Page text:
1. What is one reason colonists came
         to America?
    2. Who lived in America before the
         Europeans arrived?
    3. What group of people was taken
         to America and sold as slaves?
    4. Why did the colonists fight the British?
    5. Who wrote the Declaration of Independence?
    6. When was the Declaration of Independence
    7. There were 13 original states. Name three.
    8. What happened at the Constitutional
    9. When was the Constitution written?
    10. The Federalist Papers supported the passage
         of the U.S. Constitution. Name one of the
    11. What is one thing Benjamin Franklin
         is famous for?
    12. Who is the "Father of Our Country"?
    13. Who was the first President?*
  8. 1800s
    1. What territory did the United States buy from
         France in 1803?
    2. Name one war fought by the United States in
         the 1800s.
    3. Name the U.S. war between the North
         and the South.
    4. Name one problem that led to the Civil War.
    5. What was one important thing that Abraham
         Lincoln did?*
    6. What did the Emancipation Proclamation do?
    7. What did Susan B. Anthony do?
  9. Recent American History and Other
    Important Historical Information
    1. Name one war fought by the United States in
         the 1900s.*
    2. Who was President during World War I?
    3. Who was President during the Great
         Depression and World War II?
    4. Who did the United States fight
         in World War II?
    5. Before he was President, Eisenhower was a   
         general. What war was he in?
    6. During the Cold War, what was the main
         concern of the United States?
    7. What movement tried to end racial
    8. What did Martin Luther King, Jr. do?*
    9. What major event happened on September 11,
         2001, in the United States?
    10. Name one American Indian tribe in the United
For the Questions: 100 Questions
For Answers and Explanations: Answers and Explanations


Monday, June 27, 2011

Poetry- Narrative

Narrative Peom- A Poem that tells a story

So today we're talking about narrative poems. Peoms that tell stories.

Here's an example:
Richard Cory by Edwin Arlington Robinson

Whenever Richard Cory went down town,
We people on the pavement looked at him:
He was a gentleman from sole to crown,
Clean favored, and imperially slim.

And he was always quietly arayed,
And he was always human when he talked:
But still he fluttered pulses when he said,
"Good morning", and he glittered when he walked.

And he was rich-es, richer than a king-
And admirable schooled in every grace:
In fine, we thought that he was everything
To make us wish that we were in his place.

So on we worked, and waited for the light,
And went without meat, and cursed the bread;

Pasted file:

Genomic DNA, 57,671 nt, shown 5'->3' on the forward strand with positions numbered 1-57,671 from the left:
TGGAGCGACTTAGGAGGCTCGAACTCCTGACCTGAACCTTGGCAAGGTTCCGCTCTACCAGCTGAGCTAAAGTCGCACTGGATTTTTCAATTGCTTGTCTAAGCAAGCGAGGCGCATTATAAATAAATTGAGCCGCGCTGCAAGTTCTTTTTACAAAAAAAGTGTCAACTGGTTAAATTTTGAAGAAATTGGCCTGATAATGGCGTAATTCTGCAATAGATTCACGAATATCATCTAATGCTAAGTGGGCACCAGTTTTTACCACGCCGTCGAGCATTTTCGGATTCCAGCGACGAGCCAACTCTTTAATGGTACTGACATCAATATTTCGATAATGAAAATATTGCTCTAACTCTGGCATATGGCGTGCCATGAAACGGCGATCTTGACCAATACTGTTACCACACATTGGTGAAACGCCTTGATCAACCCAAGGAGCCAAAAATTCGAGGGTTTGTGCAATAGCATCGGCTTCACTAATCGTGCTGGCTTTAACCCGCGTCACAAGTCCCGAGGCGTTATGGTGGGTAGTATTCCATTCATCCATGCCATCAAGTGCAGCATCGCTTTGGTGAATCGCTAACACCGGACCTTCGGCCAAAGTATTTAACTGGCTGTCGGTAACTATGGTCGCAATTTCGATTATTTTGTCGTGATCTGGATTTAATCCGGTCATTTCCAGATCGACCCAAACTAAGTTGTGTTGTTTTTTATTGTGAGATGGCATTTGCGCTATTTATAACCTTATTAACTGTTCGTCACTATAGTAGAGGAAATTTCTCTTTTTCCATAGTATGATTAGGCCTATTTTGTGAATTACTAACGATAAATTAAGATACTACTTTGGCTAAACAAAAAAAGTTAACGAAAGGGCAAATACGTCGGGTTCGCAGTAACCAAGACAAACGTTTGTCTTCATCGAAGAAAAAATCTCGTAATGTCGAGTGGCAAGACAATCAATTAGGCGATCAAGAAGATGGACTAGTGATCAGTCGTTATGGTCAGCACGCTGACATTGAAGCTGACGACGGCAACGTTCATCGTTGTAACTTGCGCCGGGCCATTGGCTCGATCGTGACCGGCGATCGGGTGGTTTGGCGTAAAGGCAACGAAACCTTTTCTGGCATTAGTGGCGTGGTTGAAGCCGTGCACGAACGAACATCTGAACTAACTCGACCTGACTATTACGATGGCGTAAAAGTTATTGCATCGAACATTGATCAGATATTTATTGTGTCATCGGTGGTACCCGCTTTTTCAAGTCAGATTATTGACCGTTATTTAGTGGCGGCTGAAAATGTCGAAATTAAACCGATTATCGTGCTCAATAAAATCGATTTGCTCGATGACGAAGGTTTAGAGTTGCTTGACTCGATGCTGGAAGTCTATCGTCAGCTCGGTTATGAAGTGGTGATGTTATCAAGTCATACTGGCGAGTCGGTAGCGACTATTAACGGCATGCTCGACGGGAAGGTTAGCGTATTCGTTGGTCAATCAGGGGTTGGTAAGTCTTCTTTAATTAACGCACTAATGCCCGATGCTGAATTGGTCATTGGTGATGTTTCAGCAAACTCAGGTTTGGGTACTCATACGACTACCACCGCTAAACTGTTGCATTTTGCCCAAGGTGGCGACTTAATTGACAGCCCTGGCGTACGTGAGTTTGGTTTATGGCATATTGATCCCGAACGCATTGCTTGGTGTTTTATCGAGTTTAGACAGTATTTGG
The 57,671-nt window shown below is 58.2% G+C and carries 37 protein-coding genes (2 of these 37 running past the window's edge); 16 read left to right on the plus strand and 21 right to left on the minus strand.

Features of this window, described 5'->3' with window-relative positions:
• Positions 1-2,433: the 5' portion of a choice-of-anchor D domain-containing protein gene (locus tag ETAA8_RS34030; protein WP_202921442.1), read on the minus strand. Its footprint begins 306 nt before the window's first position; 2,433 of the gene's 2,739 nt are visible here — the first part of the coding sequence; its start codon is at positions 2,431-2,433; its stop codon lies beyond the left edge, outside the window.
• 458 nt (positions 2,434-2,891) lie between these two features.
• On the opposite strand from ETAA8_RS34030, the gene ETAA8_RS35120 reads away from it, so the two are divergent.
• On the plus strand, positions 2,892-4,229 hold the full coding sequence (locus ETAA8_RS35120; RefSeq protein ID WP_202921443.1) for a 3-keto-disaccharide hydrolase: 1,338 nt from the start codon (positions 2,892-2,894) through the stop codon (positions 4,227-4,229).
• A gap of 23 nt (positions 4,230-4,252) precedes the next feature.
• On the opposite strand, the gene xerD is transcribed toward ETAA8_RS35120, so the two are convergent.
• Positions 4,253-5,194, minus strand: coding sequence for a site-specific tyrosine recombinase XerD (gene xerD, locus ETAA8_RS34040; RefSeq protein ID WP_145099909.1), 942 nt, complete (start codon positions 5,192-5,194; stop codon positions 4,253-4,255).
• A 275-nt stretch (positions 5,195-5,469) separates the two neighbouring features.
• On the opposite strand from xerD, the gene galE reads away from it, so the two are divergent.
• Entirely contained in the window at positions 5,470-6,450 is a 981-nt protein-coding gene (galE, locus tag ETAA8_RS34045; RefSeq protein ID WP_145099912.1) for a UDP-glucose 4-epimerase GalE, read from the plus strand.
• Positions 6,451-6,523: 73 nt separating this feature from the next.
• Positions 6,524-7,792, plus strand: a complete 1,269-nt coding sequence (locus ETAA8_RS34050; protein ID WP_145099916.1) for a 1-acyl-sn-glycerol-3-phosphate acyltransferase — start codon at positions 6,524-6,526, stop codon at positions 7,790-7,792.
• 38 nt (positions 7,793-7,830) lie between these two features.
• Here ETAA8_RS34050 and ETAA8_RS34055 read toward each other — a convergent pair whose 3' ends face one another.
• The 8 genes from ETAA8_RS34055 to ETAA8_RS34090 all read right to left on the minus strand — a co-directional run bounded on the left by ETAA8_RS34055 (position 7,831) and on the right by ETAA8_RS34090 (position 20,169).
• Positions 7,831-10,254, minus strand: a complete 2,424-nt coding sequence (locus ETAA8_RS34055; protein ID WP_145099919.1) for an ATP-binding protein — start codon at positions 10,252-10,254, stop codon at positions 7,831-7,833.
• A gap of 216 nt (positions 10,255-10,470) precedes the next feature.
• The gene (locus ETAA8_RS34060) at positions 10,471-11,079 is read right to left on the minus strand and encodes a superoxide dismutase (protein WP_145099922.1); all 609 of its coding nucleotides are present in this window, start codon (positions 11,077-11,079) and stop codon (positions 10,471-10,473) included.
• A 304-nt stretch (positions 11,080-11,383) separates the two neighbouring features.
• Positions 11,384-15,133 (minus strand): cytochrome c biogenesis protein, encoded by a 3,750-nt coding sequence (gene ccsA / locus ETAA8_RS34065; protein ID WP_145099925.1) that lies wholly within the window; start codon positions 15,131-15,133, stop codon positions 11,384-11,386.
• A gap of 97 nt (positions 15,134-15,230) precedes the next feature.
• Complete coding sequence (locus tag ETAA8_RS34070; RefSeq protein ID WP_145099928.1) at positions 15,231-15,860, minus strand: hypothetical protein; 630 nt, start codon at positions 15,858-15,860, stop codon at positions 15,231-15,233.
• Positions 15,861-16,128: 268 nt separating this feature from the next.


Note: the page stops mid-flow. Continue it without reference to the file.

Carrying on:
And Richard Cory, one calm summer night,
Went home and put a bullet through his head.

One of the reasons I really like this poem is the irony and that the last line was unexpected. But see here that it tells the story of Richard Cory and how he died. Narrative poems can be about anything and they're mostly free verse. Although with all the examples I've seen, they are arranged in a quatrain (four lines) or a sestet (six lines).

So enjoy writing your poems! So have you written narrative poem? What's your favorite narrative poem?


Sunday, June 26, 2011

The History and Usage of Codes

Spying has been around for centuries. It's one of the world's most romanticized and dangerous jobs. Spying requires one to leave family and friends behind for weeks, months, and even years if they have to go undercover somewhere.

The United States has it's own CIA (Central Intelligence Agency) which has been shourded in conspirices and mystery for the general public. While most of us will never become a spy or agent, there are ways you can actually work for the CIA.

But today we are going to talk about secret codes, or just plain codes. I'll even provide examples and how to use some of them so you can make your own secret messages!

Common Codes  Pictures at the bottom of post.
  • American Sign Language- Okay so this isn't really code, but unless your deaf you won't know this unless you're just one of those people interested in this. In 1648, a man by the name of John Bulwar suggested that deaf people could learn to communicate with the use of their hands. A while later, George Dalgarno, a linguist and philosopher, created the first sign language complete with different letters and number by using only his hands. I've provided the alphabet here at the bottom of the post. ASL also has many signals hat represent whole ideas and words. You can even take classes to learn this!